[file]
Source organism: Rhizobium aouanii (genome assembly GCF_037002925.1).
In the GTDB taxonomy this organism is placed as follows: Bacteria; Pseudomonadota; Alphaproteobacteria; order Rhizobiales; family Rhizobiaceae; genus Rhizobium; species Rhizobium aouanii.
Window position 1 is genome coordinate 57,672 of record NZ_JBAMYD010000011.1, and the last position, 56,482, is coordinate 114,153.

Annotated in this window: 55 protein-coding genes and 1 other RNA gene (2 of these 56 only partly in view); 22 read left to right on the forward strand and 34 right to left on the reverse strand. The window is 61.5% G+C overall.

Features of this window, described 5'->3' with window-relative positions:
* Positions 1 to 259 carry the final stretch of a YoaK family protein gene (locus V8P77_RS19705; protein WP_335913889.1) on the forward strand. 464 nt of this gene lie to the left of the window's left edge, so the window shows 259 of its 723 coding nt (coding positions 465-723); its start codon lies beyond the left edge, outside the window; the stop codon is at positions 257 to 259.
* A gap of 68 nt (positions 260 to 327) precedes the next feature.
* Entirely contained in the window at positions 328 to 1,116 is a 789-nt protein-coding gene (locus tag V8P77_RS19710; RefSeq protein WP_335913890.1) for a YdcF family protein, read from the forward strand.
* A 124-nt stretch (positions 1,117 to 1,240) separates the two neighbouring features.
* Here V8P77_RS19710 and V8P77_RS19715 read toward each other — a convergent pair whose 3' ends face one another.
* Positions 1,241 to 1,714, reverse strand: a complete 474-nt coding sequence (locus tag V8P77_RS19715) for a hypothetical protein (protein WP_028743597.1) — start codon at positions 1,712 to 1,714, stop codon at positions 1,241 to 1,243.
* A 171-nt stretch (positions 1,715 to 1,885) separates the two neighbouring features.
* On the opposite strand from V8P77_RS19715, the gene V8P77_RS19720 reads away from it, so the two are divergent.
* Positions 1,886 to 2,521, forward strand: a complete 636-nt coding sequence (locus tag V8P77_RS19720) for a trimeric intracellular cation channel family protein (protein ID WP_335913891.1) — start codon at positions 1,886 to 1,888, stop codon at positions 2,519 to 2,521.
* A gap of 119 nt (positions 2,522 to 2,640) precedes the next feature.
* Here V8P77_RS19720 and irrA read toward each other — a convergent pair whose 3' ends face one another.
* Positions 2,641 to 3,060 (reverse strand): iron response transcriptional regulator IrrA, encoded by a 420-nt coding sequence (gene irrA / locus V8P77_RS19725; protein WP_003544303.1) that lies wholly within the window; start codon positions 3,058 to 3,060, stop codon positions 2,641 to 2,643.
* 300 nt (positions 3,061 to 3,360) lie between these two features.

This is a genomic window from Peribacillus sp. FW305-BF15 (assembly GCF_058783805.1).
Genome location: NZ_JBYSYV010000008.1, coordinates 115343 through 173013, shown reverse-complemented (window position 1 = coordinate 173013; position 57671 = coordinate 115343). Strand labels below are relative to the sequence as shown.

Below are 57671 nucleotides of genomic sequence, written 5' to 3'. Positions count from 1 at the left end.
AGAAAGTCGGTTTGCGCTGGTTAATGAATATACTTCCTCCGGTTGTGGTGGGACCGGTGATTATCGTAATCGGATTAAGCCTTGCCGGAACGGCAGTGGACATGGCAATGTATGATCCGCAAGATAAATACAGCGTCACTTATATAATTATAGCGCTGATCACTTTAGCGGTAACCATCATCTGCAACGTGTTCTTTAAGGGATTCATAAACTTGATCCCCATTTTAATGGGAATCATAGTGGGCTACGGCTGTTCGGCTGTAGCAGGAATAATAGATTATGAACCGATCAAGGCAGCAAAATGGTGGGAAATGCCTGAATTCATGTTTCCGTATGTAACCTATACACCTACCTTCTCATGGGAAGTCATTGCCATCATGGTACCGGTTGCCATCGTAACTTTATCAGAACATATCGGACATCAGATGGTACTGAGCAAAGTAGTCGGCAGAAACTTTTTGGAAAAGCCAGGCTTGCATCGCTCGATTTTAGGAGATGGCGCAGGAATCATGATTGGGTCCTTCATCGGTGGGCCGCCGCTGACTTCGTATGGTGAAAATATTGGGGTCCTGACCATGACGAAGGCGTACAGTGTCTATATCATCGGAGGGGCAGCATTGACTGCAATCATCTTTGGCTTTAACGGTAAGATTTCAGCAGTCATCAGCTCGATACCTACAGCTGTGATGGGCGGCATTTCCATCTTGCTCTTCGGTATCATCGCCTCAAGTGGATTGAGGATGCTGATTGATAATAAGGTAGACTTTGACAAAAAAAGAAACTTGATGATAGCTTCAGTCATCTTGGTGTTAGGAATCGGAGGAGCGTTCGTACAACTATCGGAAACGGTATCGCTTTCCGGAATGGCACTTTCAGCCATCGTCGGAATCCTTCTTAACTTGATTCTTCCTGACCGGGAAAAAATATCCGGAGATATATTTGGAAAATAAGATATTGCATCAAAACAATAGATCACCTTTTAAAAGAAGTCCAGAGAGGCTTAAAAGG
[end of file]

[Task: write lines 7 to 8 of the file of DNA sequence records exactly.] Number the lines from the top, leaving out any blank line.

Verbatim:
* A gap of 68 nt (positions 260 to 327) precedes the next feature.
* Entirely contained in the window at positions 328 to 1,116 is a 789-nt protein-coding gene (locus tag V8P77_RS19710; RefSeq protein WP_335913890.1) for a YdcF family protein, read from the forward strand.